Pell, one of the most powerful officials in the Vatican, said he would return to his native Australia to fight multiple charges of sexual assault. He became the highest-ranking Vatican official to be formally accused by law enforcement when Australian police charged him Thursday.

Advocates for victims of child abuse said that allowing Pell to face charges in Australia, rather than keeping him inside the walls of Vatican City, was a major step for a church that might have shielded him in earlier years. But they also said that the cardinal’s ability to remain in his post until Thursday, despite controversy about his role in the Australian church’s years of abuse, was a sign that Francis had not fully reckoned with one of the most painful chapters in modern Catholic history.


3. Vatican Financial Overhaul Faces Setback After Sex-Abuse Charges.

By Francis X. Rocca, The Wall Street Journal, June 30, 2017, Pg. A7

Sex-abuse charges against the finance chief of the Vatican deal a major blow to already faltering efforts to overhaul its bureaucracy, according to Vatican observers.

Australian police on Thursday charged Cardinal George Pell with multiple counts of sexual abuse alleged to have occurred decades ago, though they gave few details of the allegations. The 76-year-old cardinal, the highest-level Vatican official to face charges in the sexual-abuse scandals that have hit the church, denied the allegations and said he would take a leave of absence with Pope Francis ’ permission to go back to his native Australia to clear his name.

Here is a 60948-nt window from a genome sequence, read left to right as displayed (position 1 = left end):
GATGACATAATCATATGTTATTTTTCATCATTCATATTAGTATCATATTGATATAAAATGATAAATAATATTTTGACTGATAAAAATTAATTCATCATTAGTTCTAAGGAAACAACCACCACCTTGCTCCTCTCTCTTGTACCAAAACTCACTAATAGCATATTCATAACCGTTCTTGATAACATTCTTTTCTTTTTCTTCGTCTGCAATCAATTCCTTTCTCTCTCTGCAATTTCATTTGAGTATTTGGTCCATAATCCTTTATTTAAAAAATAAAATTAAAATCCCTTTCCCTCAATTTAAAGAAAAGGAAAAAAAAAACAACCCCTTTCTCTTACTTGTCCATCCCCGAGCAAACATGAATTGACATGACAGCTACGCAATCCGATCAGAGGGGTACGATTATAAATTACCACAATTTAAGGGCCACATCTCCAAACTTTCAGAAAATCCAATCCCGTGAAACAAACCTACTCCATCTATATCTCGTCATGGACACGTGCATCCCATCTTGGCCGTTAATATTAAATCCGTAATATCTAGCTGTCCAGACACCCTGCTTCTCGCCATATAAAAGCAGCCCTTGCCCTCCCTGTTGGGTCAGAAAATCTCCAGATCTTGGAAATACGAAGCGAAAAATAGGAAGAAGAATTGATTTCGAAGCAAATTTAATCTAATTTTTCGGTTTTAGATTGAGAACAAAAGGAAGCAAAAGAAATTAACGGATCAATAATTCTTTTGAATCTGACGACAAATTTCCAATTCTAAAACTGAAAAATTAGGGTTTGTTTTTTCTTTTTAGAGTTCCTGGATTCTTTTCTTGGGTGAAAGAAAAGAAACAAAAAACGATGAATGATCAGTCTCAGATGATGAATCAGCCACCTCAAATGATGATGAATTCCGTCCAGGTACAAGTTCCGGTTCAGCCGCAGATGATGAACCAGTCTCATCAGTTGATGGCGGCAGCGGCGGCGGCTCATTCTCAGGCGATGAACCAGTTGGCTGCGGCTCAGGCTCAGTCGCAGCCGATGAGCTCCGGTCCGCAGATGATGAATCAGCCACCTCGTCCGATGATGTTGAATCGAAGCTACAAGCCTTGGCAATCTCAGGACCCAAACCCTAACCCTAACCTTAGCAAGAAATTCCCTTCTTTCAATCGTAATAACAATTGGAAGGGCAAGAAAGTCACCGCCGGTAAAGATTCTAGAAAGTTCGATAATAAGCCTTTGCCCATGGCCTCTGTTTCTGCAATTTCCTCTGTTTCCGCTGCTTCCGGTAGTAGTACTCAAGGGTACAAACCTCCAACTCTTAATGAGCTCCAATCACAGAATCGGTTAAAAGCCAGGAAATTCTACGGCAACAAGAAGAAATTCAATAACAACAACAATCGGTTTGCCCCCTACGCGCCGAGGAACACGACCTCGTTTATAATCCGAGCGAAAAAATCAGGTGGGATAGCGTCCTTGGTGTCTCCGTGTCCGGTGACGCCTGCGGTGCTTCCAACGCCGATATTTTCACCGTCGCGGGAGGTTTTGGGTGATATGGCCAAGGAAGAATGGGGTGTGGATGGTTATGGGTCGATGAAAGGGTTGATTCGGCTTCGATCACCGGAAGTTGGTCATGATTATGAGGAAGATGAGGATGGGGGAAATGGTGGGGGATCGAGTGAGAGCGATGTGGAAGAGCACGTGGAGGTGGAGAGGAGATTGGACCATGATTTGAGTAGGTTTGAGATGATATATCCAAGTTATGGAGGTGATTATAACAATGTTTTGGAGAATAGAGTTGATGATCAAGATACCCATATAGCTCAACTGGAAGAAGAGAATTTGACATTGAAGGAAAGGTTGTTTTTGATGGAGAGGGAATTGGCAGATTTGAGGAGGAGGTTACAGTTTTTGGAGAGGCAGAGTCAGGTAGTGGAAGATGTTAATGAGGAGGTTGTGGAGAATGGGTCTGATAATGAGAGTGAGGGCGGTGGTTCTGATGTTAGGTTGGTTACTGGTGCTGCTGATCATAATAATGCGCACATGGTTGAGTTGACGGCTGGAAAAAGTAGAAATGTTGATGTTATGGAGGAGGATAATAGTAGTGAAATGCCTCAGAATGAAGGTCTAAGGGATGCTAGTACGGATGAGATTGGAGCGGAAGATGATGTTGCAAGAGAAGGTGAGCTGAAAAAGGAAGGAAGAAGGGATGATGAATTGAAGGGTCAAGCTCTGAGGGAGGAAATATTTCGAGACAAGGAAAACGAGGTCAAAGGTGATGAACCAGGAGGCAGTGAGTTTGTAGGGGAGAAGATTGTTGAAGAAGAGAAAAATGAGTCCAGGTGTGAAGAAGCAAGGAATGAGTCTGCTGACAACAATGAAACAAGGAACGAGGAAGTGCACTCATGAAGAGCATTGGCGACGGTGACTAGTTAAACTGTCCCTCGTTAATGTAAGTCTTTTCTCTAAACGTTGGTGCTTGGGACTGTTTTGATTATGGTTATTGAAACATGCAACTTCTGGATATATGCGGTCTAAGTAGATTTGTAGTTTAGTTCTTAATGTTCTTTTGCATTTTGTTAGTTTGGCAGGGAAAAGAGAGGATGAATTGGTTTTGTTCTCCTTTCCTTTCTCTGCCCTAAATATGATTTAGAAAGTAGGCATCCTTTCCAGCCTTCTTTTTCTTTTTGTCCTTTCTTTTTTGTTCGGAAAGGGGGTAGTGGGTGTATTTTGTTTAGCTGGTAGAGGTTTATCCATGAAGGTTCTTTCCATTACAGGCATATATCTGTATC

When Cardinal Pell came to Rome three years ago to head the newly established Secretariat for the Economy, he was already the target of claims that he had mishandled cases of sex abuse by other priests. But Thursday’scharges nonetheless mark a dramatic turnaround from his arrival, when the high-ranking prelate was seen as the media-savvy, straight-talking solution to the Vatican’s chaotic finances.


4. Cardinal Pell’s situation may be unique, but there are plenty of parallels.

By Inés San Martín, Vatican Correspondent, Crux, June 30, 2017

Given news that Australian Cardinal George Pell, Prefect of the Secretariat for the Economy and a member of Pope Francis’s “C9” council of cardinal advisers, has been criminally charged with sexual abuse in his native Australia, the question naturally arises of whether such a situation is unprecedented.

Unsurprisingly for an institution with a history as long as the Catholic Church, the answer is “yes and no.”